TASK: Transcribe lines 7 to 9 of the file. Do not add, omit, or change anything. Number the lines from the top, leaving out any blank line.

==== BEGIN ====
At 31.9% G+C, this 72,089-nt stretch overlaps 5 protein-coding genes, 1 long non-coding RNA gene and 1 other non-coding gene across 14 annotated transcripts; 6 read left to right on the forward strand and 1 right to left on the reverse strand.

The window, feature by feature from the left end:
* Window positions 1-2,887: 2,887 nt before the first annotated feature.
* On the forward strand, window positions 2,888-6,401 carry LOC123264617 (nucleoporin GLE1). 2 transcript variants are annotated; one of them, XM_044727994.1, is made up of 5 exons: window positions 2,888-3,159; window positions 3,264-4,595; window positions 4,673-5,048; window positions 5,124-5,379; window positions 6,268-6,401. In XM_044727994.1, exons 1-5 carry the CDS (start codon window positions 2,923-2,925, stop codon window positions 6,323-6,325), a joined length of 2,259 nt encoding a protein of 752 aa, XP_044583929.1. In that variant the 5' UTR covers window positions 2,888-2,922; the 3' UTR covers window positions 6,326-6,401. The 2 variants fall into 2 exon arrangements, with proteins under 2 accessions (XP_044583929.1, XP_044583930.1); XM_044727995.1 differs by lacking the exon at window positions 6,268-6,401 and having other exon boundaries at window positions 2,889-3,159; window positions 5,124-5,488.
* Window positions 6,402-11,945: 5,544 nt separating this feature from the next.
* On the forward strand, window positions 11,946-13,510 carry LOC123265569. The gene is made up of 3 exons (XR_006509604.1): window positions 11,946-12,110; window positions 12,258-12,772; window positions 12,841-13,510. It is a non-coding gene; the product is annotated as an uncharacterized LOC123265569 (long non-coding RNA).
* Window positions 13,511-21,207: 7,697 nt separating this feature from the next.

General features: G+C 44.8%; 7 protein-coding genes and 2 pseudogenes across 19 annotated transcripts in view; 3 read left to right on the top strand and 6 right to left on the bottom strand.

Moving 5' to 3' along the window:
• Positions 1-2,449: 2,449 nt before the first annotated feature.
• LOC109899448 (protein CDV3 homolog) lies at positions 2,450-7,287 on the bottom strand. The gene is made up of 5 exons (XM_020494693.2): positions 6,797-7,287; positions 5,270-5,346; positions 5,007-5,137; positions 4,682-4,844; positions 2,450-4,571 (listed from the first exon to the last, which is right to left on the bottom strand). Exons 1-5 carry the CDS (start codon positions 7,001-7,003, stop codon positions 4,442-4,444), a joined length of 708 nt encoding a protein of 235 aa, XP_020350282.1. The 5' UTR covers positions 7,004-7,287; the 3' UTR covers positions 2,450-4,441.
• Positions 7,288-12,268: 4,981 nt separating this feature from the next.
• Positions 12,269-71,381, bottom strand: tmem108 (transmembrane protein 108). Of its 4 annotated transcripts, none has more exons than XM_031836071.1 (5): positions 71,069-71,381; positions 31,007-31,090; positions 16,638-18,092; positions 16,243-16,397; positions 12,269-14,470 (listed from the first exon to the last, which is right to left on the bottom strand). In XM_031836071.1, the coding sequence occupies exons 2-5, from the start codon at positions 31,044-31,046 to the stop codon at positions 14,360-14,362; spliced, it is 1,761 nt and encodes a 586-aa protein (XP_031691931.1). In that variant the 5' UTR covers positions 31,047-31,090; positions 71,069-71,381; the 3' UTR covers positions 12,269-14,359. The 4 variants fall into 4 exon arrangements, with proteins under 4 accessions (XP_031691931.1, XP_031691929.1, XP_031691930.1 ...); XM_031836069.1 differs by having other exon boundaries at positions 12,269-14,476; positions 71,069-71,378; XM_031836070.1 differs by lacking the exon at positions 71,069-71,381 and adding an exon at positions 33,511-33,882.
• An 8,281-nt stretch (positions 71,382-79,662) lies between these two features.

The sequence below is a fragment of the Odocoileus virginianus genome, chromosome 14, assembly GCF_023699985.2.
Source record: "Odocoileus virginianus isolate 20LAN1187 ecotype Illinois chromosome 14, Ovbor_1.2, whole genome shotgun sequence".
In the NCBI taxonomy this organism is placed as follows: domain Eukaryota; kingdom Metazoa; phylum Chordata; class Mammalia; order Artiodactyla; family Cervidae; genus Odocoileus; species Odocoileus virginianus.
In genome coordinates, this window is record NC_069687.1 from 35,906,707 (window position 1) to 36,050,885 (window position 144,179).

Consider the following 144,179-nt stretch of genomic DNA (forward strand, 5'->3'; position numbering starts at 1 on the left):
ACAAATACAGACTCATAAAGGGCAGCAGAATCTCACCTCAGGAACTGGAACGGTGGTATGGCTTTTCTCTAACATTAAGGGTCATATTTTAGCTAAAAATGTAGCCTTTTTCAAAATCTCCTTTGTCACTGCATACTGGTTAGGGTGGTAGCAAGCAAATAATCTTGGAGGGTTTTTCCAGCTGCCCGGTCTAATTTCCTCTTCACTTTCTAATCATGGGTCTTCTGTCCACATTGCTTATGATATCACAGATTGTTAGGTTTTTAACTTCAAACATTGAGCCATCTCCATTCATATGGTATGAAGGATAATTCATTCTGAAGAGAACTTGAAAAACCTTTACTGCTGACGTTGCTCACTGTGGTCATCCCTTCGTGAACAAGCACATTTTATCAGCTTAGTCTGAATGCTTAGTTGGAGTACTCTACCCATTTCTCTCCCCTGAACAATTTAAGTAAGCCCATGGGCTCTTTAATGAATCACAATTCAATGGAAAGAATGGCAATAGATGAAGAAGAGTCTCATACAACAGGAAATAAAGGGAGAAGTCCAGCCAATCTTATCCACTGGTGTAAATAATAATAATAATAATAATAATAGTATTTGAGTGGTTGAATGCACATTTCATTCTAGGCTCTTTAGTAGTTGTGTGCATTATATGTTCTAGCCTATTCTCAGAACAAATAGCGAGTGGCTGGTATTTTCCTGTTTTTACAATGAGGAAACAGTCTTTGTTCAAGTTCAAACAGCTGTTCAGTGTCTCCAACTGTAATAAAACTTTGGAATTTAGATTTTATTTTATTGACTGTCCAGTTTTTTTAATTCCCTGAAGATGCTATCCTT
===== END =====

* Window positions 13,511-21,207: 7,697 nt separating this feature from the next.

General features: G+C 44.8%; 7 protein-coding genes and 2 pseudogenes across 19 annotated transcripts in view; 3 read left to right on the top strand and 6 right to left on the bottom strand.

Moving 5' to 3' along the window: